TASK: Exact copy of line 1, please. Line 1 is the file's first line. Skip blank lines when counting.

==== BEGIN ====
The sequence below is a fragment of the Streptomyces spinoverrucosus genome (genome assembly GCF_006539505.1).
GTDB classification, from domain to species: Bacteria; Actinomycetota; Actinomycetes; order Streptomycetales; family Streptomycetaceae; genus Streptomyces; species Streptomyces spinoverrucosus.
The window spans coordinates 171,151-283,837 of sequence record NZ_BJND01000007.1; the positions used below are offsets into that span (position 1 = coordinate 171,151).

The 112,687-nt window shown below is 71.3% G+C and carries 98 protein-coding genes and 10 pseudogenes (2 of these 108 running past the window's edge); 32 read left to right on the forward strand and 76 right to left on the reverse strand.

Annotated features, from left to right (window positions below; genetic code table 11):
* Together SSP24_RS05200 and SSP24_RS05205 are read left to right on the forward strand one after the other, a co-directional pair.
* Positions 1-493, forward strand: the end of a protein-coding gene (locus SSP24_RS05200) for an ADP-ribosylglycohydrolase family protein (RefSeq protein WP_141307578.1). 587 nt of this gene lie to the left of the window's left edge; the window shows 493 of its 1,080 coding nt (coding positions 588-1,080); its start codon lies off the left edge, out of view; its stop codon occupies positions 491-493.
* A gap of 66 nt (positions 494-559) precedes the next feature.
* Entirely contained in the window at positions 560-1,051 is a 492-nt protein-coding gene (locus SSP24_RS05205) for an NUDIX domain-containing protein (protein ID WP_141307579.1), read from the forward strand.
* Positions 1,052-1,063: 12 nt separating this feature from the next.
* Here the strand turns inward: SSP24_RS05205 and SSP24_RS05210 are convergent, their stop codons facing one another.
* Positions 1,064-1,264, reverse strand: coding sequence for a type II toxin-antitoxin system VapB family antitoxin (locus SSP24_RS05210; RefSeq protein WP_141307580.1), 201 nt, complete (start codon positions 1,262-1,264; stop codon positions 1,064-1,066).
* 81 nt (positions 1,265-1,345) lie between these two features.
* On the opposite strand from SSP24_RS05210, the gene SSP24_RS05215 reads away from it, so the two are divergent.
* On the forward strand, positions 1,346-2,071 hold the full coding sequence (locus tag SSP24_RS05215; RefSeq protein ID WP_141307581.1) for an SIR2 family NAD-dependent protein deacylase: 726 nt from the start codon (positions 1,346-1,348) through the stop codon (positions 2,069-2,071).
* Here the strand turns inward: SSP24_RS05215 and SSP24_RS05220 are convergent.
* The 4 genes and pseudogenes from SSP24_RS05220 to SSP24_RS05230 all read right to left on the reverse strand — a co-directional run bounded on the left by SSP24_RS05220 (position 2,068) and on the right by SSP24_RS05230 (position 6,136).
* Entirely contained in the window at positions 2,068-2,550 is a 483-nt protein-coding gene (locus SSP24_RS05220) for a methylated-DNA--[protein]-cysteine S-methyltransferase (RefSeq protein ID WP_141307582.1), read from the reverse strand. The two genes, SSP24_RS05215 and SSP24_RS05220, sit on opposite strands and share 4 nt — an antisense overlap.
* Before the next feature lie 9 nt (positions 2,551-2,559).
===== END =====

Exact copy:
The sequence below is a fragment of the Streptomyces spinoverrucosus genome (genome assembly GCF_006539505.1).